The California food revolution though didn't start until the '70s (in Berkeley).
Kind of my point. Berkeley got Chez Panisse. California sent us the Magic Pan, Trader Joe's, and ex-Californians complaining about the weather and the Mexican food. But, again, no one said life is fair.

Trader Joe's has always seemed very-nichey to me, but I could imagine how it might summon up some genuine feelings of nostalgia if you'd spent years in Giant and Safeway, surrounded by endless aisles of Swanson's frozen dinners, General Mills/Kellogs cereal, and 50 variations of Wonder Bread.
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Old 12-17-2012, 03:45 PM
 
Location: Everywhere and Nowhere
14,131 posts, read 27,025,871 times
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Quote:
Originally Posted by JEB77 View Post
Trader Joe's has always seemed very-nichey to me, but I could imagine how it might summon up some genuine feelings of nostalgia if you'd spent years in Giant and Safeway, surrounded by endless aisles of Swanson's frozen dinners, General Mills/Kellogs cereal, and 50 variations of Wonder Bread.
Yes, I shopped at Trader Joe's in CA for years before moving here. The concept was different back then though. They would be huge lots of distressed gourmet foods and wines but you were never quite sure what would be there from week to week. They even had a cheese tasting counter similar to Balducci's. The Fearless Flyer was riveting reading when it arrived in the mail.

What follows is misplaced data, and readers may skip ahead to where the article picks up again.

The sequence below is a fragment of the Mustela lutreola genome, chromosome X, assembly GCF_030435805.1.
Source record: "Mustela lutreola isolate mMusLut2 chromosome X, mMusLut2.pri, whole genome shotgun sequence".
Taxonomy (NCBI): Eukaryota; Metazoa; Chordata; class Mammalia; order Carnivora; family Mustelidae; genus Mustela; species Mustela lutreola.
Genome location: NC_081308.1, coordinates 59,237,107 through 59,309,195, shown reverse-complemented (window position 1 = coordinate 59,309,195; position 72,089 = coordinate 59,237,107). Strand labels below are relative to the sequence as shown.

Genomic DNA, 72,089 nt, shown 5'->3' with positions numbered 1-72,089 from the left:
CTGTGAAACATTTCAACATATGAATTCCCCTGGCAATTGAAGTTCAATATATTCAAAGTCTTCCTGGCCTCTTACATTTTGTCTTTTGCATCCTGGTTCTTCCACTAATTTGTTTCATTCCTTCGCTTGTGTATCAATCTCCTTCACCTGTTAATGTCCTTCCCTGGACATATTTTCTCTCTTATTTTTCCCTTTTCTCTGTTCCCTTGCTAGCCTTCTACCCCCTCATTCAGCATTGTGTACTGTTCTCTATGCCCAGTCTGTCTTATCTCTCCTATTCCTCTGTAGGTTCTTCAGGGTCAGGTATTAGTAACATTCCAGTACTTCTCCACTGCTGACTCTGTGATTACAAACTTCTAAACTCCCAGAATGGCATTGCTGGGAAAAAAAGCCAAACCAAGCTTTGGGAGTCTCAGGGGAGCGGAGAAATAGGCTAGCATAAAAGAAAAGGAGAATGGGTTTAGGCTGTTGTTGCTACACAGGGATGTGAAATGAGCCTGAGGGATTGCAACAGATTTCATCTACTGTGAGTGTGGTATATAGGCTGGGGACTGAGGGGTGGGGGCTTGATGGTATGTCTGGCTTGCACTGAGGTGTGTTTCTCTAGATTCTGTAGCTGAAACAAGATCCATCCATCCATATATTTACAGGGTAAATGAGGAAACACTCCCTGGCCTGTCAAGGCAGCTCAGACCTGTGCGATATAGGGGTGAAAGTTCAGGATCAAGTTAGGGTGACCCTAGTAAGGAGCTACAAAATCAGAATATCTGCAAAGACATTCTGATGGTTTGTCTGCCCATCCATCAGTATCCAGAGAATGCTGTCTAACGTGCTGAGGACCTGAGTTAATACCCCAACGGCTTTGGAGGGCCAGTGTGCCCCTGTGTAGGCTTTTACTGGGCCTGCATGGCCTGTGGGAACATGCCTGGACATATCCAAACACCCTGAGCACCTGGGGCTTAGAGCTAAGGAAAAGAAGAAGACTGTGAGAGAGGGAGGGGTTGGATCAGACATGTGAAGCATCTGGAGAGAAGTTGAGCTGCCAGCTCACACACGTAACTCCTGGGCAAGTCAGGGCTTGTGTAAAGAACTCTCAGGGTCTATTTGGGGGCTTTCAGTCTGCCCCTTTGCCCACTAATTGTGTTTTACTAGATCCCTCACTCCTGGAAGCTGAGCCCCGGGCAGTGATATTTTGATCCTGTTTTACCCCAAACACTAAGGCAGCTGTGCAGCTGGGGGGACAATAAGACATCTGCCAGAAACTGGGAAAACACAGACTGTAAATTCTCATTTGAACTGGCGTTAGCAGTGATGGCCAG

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Old 12-17-2012, 04:10 PM
 
1,403 posts, read 1,848,515 times
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When did Theo Albrecht purchase Trader Joe's? Late 1970's I think? I think Trader Joe's stopped being a friendly "indie" corner grocery store since then and has been something of a facade of a corner grocery store. There was an article some months back about how TJ sources its products from large food conglomerates and that much of the "quirkiness" is just a deliberately cultivated mirage.

That said, I shop groceries at TJ and at Wegman's and nowhere else. At one point I was going to 5-6 places and the opportunity cost outweighed the value of actual money saved and unique products purchased.